Collegium Helveticum
In conversation

On the Value of Organizing an Event at the Collegium

Viktoriia Yasenok and Milo Puhan co-organized a workshop titled “Mental Health Surveillance in Ukraine,” with the aim to develop a digital questionnaire to survey the mental health of people living in Ukraine and its diaspora. Such an event can be a starting point for long-term collaborations and thus add value to the fellowship project and the fellows’ academic development. In this conversation, Viktoriia and Milo respectively, share their experiences and insights about organizing an event at the Collegium.

You organized a workshop at the Collegium. What value or benefit do you see in it for your fellowship?

Viktoriia: The workshop played an essential role during the fellowship. It was one of the most meaningful international and interdisciplinary events I have ever organized, and it contributed substantively to my project. As the organizer I could bring together experts from so many different fields and by doing so the workshop became a valuable tool for fostering collaborative problem-solving and knowledge sharing among the participants and stakeholders.

Did the workshop support the further development of your fellowship project?

Milo: I am deeply convinced that if we work together across disciplines, we can achieve a lot more than anything we might attempt within our own “original” discipline. The workshop I co-organized with Viktoriia is the best example for that. It brought together specialists in public and mental health, political science, health policy, and social media but also Ukrainian citizens, governmental representatives from Ukraine and Switzerland, and non-governmental organizations such as the International Committee of the Red Cross and UNESCO. Their lived experiences and field expertise were instrumental to finalize a Ukrainian-specific digital mental health surveillance protocol, which we are now ready to implement.

What can you take away from your experience as a workshop organizer for your further academic career?

Viktoriia: During the workshop at the Collegium, we were surrounded by people who I consider thought leaders and experts in the different fields. So, our event helped me build strong relationships and develop new ideas for my further academic development.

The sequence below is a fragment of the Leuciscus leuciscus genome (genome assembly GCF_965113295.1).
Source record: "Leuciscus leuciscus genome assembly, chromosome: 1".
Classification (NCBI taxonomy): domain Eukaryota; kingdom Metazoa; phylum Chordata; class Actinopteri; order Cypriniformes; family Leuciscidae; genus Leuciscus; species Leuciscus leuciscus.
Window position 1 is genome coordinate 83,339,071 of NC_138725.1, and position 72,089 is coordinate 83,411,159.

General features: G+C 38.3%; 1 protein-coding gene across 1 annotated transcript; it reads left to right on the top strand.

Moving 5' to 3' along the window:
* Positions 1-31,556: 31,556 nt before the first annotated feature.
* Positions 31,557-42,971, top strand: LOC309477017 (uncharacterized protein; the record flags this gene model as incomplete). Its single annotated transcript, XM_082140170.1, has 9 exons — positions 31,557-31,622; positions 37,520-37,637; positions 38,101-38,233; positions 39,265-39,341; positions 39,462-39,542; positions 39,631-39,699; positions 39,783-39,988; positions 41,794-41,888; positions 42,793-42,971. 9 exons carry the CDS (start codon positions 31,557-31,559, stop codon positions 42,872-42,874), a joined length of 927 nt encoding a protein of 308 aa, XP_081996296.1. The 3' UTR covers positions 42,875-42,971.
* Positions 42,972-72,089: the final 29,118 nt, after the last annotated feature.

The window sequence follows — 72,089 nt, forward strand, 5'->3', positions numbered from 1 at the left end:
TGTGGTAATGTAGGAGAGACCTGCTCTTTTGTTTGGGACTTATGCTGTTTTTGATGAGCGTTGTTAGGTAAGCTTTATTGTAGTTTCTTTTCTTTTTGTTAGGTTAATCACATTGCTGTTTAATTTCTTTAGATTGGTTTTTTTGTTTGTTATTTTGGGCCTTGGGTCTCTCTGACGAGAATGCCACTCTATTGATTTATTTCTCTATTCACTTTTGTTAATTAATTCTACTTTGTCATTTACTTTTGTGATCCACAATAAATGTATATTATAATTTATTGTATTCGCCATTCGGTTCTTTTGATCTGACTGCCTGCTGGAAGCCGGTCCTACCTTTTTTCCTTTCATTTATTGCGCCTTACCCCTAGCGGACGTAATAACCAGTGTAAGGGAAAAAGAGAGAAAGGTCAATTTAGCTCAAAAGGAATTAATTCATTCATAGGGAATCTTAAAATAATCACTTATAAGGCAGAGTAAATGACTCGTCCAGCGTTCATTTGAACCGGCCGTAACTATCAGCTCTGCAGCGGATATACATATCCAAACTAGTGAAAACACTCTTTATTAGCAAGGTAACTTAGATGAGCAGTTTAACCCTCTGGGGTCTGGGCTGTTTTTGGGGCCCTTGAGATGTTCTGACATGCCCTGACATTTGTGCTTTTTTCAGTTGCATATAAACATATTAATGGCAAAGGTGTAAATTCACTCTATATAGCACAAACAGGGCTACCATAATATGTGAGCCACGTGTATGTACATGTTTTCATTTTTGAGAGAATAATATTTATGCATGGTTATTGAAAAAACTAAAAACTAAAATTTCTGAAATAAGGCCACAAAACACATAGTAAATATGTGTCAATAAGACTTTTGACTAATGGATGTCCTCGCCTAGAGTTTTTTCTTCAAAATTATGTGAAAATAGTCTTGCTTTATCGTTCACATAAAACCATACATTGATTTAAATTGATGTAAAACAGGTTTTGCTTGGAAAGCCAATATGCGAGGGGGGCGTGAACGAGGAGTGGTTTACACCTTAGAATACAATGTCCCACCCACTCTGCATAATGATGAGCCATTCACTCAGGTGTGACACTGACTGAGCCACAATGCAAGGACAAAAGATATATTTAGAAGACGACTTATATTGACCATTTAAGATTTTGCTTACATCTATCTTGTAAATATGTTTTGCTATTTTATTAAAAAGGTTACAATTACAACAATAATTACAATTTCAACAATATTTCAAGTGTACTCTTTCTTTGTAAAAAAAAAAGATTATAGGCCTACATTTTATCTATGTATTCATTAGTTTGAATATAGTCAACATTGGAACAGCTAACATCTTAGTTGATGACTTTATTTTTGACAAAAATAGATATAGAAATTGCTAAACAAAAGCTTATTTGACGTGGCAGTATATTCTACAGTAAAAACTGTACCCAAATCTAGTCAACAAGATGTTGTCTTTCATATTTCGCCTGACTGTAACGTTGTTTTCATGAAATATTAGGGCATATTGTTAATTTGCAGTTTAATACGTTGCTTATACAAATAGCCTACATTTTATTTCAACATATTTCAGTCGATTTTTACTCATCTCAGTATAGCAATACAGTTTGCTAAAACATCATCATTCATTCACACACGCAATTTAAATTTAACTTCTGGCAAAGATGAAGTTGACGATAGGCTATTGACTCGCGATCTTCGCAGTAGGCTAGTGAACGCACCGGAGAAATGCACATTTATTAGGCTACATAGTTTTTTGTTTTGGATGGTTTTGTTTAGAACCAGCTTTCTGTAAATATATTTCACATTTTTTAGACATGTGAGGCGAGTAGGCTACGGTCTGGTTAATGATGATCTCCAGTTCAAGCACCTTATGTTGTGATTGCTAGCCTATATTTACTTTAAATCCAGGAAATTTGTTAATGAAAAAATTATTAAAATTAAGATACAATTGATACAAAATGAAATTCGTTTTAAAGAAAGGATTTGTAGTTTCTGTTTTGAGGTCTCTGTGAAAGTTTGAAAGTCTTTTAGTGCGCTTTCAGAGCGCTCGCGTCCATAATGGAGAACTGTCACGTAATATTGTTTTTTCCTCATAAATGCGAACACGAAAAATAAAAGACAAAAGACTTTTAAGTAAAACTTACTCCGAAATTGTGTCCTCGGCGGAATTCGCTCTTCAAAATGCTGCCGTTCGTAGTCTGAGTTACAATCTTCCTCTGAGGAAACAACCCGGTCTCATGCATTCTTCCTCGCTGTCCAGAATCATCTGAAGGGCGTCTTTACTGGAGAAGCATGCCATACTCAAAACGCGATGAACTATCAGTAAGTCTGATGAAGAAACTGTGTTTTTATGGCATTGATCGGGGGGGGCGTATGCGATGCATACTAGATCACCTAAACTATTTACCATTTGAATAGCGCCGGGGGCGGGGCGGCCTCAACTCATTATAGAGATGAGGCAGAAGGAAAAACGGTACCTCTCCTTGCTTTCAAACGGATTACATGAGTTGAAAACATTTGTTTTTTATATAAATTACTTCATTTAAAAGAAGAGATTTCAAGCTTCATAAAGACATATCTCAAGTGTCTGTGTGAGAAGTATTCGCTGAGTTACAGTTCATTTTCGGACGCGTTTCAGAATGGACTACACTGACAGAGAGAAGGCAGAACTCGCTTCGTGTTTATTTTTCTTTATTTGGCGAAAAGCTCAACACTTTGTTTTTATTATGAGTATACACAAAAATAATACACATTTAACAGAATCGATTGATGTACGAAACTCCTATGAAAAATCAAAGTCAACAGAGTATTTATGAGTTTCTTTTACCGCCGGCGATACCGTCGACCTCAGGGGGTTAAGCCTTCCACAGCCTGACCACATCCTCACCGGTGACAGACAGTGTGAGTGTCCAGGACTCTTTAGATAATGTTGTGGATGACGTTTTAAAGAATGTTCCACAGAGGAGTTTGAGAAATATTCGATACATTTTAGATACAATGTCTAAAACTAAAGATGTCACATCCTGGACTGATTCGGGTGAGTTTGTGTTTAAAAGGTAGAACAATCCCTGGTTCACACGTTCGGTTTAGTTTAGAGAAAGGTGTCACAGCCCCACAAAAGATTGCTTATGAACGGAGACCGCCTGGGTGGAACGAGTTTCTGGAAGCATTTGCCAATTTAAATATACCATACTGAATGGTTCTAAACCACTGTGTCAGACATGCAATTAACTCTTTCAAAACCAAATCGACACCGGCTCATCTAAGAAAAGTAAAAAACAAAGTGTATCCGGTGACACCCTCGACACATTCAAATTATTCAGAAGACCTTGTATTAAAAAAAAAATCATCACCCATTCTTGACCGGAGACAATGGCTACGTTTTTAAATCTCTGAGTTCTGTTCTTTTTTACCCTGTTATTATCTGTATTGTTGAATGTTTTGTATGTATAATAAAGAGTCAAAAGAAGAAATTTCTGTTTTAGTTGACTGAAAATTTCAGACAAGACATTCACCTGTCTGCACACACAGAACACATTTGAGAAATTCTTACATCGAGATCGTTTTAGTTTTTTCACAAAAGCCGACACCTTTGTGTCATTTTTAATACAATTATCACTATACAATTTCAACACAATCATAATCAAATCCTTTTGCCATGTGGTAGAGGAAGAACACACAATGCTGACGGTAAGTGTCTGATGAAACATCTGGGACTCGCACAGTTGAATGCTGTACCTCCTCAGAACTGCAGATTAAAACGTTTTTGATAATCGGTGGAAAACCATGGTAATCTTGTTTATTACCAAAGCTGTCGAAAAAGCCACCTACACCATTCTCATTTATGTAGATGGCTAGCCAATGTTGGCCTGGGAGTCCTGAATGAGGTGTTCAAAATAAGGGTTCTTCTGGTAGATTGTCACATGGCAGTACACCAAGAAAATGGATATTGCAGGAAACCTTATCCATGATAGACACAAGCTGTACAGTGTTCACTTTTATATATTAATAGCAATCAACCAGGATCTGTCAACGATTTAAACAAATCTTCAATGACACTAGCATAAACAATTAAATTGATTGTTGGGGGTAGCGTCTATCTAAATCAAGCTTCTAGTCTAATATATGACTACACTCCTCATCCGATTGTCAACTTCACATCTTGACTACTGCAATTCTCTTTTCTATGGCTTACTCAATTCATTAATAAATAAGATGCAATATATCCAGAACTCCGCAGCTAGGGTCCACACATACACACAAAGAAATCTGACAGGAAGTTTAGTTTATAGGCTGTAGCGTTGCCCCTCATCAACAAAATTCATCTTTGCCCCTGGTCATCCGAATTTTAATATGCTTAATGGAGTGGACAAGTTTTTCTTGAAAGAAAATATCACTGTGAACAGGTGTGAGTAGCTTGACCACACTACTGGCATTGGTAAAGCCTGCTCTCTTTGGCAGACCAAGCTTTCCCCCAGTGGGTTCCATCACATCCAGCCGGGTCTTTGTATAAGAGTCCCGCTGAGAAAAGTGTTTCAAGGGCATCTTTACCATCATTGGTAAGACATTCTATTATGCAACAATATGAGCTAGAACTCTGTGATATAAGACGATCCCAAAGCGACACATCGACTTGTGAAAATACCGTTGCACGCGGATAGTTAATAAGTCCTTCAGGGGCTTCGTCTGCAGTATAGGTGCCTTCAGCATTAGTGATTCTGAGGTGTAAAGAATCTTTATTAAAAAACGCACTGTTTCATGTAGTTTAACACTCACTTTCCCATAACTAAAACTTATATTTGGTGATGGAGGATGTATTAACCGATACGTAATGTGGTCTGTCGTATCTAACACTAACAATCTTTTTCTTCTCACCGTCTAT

Milo: The workshop was a starting point to engage with stakeholders, which is hugely important. We still cooperate with all of them to this day, which will continuously inspire new ideas and projects. As our project is interdisciplinary and international, it is very important to keep the participants linked together. The workshop was an essential component of establishing an initial bond.

What advice would you give to future fellows on what to do with the offer to organize their own event?

Viktoriia: Organizing a workshop is a valuable and rewarding experience that allows you to build skills, expand your network, and make a positive impact in your field or community. The organizational work, however, can be challenging. In this regard the support I received from the Collegium’s staff was essential. The Collegium Helveticum is a thoroughly intellectual institution and everyone there has both a genuine appreciation for research and an amazing depth of insight and expertise. It is a supportive, interdisciplinary community. My advice to future fellows is therefore to benefit from organizing an event at the Collegium to enrich and broaden their networks into new fields.

Milo: Try to keep the network you build with the event alive and active. The ability to build long-term and trusting relationships with stakeholders is a crucial element that also defines the success of future projects. We decided to use a mailing list where participants can stay in touch, share best practices, news, and publications, ask questions, or just reach out to their colleagues.